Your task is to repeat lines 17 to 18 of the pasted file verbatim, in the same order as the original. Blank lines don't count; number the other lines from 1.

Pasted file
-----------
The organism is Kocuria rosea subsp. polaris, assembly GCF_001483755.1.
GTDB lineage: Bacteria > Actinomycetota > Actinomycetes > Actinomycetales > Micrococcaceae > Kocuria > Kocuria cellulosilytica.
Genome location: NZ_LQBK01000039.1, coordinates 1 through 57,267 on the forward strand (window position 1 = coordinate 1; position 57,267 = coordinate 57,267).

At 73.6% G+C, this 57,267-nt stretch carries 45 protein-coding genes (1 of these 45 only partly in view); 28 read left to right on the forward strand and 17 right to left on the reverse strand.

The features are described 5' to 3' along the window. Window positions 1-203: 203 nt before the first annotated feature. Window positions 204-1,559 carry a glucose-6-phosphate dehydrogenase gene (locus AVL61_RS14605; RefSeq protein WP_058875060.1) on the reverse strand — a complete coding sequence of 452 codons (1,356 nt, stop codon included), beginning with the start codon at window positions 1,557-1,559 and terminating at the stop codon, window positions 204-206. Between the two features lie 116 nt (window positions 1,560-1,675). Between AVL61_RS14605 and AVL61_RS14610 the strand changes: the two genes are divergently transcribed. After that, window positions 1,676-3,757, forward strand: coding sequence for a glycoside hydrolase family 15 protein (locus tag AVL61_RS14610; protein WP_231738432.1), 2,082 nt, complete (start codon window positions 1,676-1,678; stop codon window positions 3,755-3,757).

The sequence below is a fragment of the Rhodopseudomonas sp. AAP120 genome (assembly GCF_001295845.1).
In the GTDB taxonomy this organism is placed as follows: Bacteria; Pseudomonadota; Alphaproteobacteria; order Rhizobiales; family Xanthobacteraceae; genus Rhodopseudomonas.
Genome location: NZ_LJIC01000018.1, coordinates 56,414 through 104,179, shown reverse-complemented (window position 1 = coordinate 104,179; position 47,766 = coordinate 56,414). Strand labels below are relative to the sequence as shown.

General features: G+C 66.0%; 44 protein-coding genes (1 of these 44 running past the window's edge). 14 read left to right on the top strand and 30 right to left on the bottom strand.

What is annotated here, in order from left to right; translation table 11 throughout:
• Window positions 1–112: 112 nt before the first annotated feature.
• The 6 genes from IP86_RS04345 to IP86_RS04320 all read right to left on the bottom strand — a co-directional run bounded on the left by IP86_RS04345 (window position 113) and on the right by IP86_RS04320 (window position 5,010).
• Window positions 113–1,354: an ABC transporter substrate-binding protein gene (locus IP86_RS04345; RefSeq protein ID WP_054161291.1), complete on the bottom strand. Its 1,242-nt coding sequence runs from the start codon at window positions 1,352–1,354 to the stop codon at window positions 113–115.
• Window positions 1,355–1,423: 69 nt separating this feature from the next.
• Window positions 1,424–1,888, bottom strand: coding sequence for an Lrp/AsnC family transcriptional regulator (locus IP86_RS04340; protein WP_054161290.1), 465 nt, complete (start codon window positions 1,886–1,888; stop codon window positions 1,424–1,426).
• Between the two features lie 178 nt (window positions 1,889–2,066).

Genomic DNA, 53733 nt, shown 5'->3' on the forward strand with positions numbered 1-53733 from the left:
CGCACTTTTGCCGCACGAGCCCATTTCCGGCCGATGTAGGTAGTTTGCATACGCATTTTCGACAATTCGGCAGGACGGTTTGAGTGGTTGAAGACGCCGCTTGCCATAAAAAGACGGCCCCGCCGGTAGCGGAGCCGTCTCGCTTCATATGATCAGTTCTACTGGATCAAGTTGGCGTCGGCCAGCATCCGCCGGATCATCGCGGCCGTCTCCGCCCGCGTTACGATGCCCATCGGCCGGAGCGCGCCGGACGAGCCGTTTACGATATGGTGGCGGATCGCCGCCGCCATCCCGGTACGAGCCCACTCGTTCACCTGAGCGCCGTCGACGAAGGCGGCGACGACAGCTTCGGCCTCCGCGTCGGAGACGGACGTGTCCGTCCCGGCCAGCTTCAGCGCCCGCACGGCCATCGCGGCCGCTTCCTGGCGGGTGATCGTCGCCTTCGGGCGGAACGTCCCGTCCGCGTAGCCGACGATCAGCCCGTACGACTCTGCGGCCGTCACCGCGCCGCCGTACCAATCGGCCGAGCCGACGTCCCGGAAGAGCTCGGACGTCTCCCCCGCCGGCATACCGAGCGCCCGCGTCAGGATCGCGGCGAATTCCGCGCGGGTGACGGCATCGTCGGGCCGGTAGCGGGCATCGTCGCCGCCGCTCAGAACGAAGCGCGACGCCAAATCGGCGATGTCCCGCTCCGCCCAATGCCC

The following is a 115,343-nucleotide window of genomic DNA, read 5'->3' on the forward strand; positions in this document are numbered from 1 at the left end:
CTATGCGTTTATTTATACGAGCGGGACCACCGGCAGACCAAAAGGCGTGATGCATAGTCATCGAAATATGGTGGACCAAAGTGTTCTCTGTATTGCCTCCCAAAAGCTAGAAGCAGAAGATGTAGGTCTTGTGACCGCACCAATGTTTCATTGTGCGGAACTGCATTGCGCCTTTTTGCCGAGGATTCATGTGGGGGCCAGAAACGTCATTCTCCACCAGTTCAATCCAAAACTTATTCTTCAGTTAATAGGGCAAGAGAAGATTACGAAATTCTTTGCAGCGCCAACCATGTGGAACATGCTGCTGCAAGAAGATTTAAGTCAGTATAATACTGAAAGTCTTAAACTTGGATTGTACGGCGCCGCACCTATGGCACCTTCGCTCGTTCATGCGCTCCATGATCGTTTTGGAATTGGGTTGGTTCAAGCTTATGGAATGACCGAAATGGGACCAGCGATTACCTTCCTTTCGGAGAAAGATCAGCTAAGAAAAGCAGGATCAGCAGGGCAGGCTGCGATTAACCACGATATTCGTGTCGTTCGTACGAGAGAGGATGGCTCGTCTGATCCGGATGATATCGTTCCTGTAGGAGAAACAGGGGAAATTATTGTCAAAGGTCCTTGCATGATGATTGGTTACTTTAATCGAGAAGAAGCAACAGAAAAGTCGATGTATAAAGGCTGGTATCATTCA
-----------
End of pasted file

Genomic DNA, 53733 nt, shown 5'->3' on the forward strand with positions numbered 1-53733 from the left:
CGCACTTTTGCCGCACGAGCCCATTTCCGGCCGATGTAGGTAGTTTGCATACGCATTTTCGACAATTCGGCAGGACGGTTTGAGTGGTTGAAGACGCCGCTTGCCATAAAAAGACGGCCCCGCCGGTAGCGGAGCCGTCTCGCTTCATATGATCAGTTCTACTGGATCAAGTTGGCGTCGGCCAGCATCCGCCGGATCATCGCGGCCGTCTCCGCCCGCGTTACGATGCCCATCGGCCGGAGCGCGCCGGACGAGCCGTTTACGATATGGTGGCGGATCGCCGCCGCCATCCCGGTACGAGCCCACTCGTTCACCTGAGCGCCGTCGACGAAGGCGGCGACGACAGCTTCGGCCTCCGCGTCGGAGACGGACGTGTCCGTCCCGGCCAGCTTCAGCGCCCGCACGGCCATCGCGGCCGCTTCCTGGCGGGTGATCGTCGCCTTCGGGCGGAACGTCCCGTCCGCGTAGCCGACGATCAGCCCGTACGACTCTGCGGCCGTCACCGCGCCGCCGTACCAATCGGCCGAGCCGACGTCCCGGAAGAGCTCGGACGTCTCCCCCGCCGGCATACCGAGCGCCCGCGTCAGGATCGCGGCGAATTCCGCGCGGGTGACGGCATCGTCGGGCCGGTAGCGGGCATCGTCGCCGCCGCTCAGAACGAAGCGCGACGCCAAATCGGCGATGTCCCGCTCCGCCCAATGCCC